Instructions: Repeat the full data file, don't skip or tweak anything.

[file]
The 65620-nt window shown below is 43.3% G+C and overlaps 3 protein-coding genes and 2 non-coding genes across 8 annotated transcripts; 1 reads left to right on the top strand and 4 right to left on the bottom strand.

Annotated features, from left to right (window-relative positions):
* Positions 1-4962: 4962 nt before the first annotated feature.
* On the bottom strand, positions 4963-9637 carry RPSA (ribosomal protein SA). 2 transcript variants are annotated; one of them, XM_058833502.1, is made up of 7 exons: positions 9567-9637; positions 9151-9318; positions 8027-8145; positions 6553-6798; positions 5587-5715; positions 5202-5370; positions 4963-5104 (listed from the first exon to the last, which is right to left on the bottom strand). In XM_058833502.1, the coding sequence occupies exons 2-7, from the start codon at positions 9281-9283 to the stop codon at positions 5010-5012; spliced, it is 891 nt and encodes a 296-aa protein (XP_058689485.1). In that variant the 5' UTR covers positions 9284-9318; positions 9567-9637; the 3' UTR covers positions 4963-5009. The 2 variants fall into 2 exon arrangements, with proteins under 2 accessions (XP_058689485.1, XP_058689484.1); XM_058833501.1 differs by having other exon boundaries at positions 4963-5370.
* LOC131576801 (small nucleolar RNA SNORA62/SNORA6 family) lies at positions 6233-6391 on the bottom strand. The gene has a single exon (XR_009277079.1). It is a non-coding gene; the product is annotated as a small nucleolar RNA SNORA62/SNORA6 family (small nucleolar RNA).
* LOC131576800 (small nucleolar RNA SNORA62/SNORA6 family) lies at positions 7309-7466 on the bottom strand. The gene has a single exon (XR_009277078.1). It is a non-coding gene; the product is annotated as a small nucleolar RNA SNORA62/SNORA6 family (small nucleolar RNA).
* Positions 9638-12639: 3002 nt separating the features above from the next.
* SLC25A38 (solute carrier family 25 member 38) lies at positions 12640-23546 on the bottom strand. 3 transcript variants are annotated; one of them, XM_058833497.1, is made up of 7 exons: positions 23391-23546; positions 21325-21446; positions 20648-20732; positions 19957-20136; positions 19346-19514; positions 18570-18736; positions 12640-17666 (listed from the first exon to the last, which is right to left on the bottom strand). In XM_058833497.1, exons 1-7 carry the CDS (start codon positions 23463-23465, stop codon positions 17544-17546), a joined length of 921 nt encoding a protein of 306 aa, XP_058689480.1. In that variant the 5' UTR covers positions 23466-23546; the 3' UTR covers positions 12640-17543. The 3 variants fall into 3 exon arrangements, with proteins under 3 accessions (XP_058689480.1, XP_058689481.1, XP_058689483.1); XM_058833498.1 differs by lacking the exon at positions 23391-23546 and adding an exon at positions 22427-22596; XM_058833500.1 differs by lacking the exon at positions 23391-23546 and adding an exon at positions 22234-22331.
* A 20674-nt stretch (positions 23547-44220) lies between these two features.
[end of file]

The 65620-nt window shown below is 43.3% G+C and overlaps 3 protein-coding genes and 2 non-coding genes across 8 annotated transcripts; 1 reads left to right on the top strand and 4 right to left on the bottom strand.

Annotated features, from left to right (window-relative positions):
* Positions 1-4962: 4962 nt before the first annotated feature.
* On the bottom strand, positions 4963-9637 carry RPSA (ribosomal protein SA). 2 transcript variants are annotated; one of them, XM_058833502.1, is made up of 7 exons: positions 9567-9637; positions 9151-9318; positions 8027-8145; positions 6553-6798; positions 5587-5715; positions 5202-5370; positions 4963-5104 (listed from the first exon to the last, which is right to left on the bottom strand). In XM_058833502.1, the coding sequence occupies exons 2-7, from the start codon at positions 9281-9283 to the stop codon at positions 5010-5012; spliced, it is 891 nt and encodes a 296-aa protein (XP_058689485.1). In that variant the 5' UTR covers positions 9284-9318; positions 9567-9637; the 3' UTR covers positions 4963-5009. The 2 variants fall into 2 exon arrangements, with proteins under 2 accessions (XP_058689485.1, XP_058689484.1); XM_058833501.1 differs by having other exon boundaries at positions 4963-5370.
* LOC131576801 (small nucleolar RNA SNORA62/SNORA6 family) lies at positions 6233-6391 on the bottom strand. The gene has a single exon (XR_009277079.1). It is a non-coding gene; the product is annotated as a small nucleolar RNA SNORA62/SNORA6 family (small nucleolar RNA).
* LOC131576800 (small nucleolar RNA SNORA62/SNORA6 family) lies at positions 7309-7466 on the bottom strand. The gene has a single exon (XR_009277078.1). It is a non-coding gene; the product is annotated as a small nucleolar RNA SNORA62/SNORA6 family (small nucleolar RNA).
* Positions 9638-12639: 3002 nt separating the features above from the next.
* SLC25A38 (solute carrier family 25 member 38) lies at positions 12640-23546 on the bottom strand. 3 transcript variants are annotated; one of them, XM_058833497.1, is made up of 7 exons: positions 23391-23546; positions 21325-21446; positions 20648-20732; positions 19957-20136; positions 19346-19514; positions 18570-18736; positions 12640-17666 (listed from the first exon to the last, which is right to left on the bottom strand). In XM_058833497.1, exons 1-7 carry the CDS (start codon positions 23463-23465, stop codon positions 17544-17546), a joined length of 921 nt encoding a protein of 306 aa, XP_058689480.1. In that variant the 5' UTR covers positions 23466-23546; the 3' UTR covers positions 12640-17543. The 3 variants fall into 3 exon arrangements, with proteins under 3 accessions (XP_058689480.1, XP_058689481.1, XP_058689483.1); XM_058833498.1 differs by lacking the exon at positions 23391-23546 and adding an exon at positions 22427-22596; XM_058833500.1 differs by lacking the exon at positions 23391-23546 and adding an exon at positions 22234-22331.
* A 20674-nt stretch (positions 23547-44220) lies between these two features.